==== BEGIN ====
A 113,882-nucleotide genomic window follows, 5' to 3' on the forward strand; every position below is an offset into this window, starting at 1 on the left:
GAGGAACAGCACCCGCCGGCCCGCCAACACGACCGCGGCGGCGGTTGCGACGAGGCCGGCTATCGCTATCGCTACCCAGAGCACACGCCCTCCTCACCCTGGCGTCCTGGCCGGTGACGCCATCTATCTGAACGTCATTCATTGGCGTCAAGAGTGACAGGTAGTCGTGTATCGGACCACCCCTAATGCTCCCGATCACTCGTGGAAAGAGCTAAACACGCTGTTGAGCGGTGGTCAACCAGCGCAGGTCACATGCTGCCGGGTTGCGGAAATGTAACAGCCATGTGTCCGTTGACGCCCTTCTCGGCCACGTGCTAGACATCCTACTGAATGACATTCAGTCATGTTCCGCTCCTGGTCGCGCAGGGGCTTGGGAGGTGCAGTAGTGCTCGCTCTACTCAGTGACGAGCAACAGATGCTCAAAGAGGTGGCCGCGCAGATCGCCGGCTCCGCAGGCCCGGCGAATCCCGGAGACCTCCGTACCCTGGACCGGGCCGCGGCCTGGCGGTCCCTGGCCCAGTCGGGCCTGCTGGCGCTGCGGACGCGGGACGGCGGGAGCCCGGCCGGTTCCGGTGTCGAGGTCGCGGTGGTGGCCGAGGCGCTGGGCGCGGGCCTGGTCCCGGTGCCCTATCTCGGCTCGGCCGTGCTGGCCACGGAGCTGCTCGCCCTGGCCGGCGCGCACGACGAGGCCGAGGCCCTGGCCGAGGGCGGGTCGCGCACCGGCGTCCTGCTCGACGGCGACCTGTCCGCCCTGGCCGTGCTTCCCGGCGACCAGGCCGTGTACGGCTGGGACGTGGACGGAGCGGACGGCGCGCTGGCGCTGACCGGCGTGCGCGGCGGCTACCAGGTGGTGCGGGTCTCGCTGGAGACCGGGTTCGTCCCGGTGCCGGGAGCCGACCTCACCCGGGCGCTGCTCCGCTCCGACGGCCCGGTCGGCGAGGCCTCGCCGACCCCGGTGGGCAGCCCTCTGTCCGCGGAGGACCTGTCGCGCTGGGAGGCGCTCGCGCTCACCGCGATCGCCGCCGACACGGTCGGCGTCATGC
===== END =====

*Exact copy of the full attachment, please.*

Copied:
A 113,882-nucleotide genomic window follows, 5' to 3' on the forward strand; every position below is an offset into this window, starting at 1 on the left:
GAGGAACAGCACCCGCCGGCCCGCCAACACGACCGCGGCGGCGGTTGCGACGAGGCCGGCTATCGCTATCGCTACCCAGAGCACACGCCCTCCTCACCCTGGCGTCCTGGCCGGTGACGCCATCTATCTGAACGTCATTCATTGGCGTCAAGAGTGACAGGTAGTCGTGTATCGGACCACCCCTAATGCTCCCGATCACTCGTGGAAAGAGCTAAACACGCTGTTGAGCGGTGGTCAACCAGCGCAGGTCACATGCTGCCGGGTTGCGGAAATGTAACAGCCATGTGTCCGTTGACGCCCTTCTCGGCCACGTGCTAGACATCCTACTGAATGACATTCAGTCATGTTCCGCTCCTGGTCGCGCAGGGGCTTGGGAGGTGCAGTAGTGCTCGCTCTACTCAGTGACGAGCAACAGATGCTCAAAGAGGTGGCCGCGCAGATCGCCGGCTCCGCAGGCCCGGCGAATCCCGGAGACCTCCGTACCCTGGACCGGGCCGCGGCCTGGCGGTCCCTGGCCCAGTCGGGCCTGCTGGCGCTGCGGACGCGGGACGGCGGGAGCCCGGCCGGTTCCGGTGTCGAGGTCGCGGTGGTGGCCGAGGCGCTGGGCGCGGGCCTGGTCCCGGTGCCCTATCTCGGCTCGGCCGTGCTGGCCACGGAGCTGCTCGCCCTGGCCGGCGCGCACGACGAGGCCGAGGCCCTGGCCGAGGGCGGGTCGCGCACCGGCGTCCTGCTCGACGGCGACCTGTCCGCCCTGGCCGTGCTTCCCGGCGACCAGGCCGTGTACGGCTGGGACGTGGACGGAGCGGACGGCGCGCTGGCGCTGACCGGCGTGCGCGGCGGCTACCAGGTGGTGCGGGTCTCGCTGGAGACCGGGTTCGTCCCGGTGCCGGGAGCCGACCTCACCCGGGCGCTGCTCCGCTCCGACGGCCCGGTCGGCGAGGCCTCGCCGACCCCGGTGGGCAGCCCTCTGTCCGCGGAGGACCTGTCGCGCTGGGAGGCGCTCGCGCTCACCGCGATCGCCGCCGACACGGTCGGCGTCATGC